‘Check In’ event offers awareness on mental health in esports

Concordia University in Wisconsin is combining efforts with a foundation to get the message out on keeping gamers safe.
By: | April 9, 2021
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Esports competitors are not immune from pressure and stress simply because they spend long hours playing video games. Far from it. The quest for perfection, the toxicity that can exist in online spaces and the toll of rigorous play can have profound impacts on those who game.

The intense atmospheres can exacerbate stress, anxiety and depression and be more impactful for those already experiencing strains on mental health. During the pandemic, as students have become more isolated with live in-person play mostly canceled, concerns over student safety have been magnified.

Concordia University in Wisconsin is one institution hoping to provide a more positive, more uplifting tone to its program through a new partnership with the Jordan Porco Foundation. The two are working together on a new an eight-hour-long livestreaming “Check In” event that launches Saturday, April 17, on Twitch.

“We know that stigma prevents too many college students, especially athletes, from seeking help for mental health illnesses,” says Marisa Giarnella-Porco, Co-Founder and CEO of the Jordan Porco Foundation. “Adding our Check In program to CUW Esports’ livestreaming event creates a unique opportunity for young adults to engage in important mental health conversations within the safe space of their streaming community.”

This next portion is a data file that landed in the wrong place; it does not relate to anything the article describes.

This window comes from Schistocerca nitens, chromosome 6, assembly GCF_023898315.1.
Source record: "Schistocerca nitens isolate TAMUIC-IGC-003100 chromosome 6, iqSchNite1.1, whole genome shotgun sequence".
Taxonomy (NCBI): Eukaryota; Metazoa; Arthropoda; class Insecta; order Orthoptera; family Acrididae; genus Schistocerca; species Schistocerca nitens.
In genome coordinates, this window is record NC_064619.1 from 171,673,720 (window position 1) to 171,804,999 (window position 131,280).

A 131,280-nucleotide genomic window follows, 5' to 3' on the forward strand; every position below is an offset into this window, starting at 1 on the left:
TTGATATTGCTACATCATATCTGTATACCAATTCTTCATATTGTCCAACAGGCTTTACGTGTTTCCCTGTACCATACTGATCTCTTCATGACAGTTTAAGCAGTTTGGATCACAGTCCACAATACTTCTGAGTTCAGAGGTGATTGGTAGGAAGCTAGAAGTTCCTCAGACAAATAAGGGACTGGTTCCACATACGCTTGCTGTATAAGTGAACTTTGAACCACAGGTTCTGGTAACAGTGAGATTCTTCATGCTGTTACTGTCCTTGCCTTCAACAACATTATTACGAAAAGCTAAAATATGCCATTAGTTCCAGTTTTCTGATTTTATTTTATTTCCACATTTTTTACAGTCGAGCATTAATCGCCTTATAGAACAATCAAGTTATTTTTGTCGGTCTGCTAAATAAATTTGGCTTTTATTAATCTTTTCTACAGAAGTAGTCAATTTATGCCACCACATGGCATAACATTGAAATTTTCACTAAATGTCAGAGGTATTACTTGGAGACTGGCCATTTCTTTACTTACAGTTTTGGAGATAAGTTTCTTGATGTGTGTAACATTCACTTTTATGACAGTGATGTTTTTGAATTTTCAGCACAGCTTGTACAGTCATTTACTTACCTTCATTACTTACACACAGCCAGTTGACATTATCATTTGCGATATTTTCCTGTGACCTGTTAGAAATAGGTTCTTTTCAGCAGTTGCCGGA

Very low percentages of esports players are willing to seek help when faced with adversity so the importance of events like this – and the recognition that mental health issues do exist for this group of students on college campuses – is important.

“This is a really great event to continue our conversations on campus around Mental Wellness,” said shared Jeremy Schumacher, Mental Wellness Coach at CUW. “The Check In program gives student athletes additional tools to take care of their mental well-being and to reduce the stigma around mental health issues.”

Combining the resources of a university team – which has more than 70 student-athletes competing at a high level across more than a dozen titles – along with an organization dedicated to preventing suicide while promoting strong peer-run programs is a win-win.

“With our program revolving around spending time online, mental health has always been something we have prioritized,” said Lewis Smith, Head Coach, CUW Esports. “We know how toxic the internet can be, so we make sure keeping track of our mental health is built into our program. We are thrilled to partner with JPF to help bring even more awareness and attention to the importance of checking in with yourself.”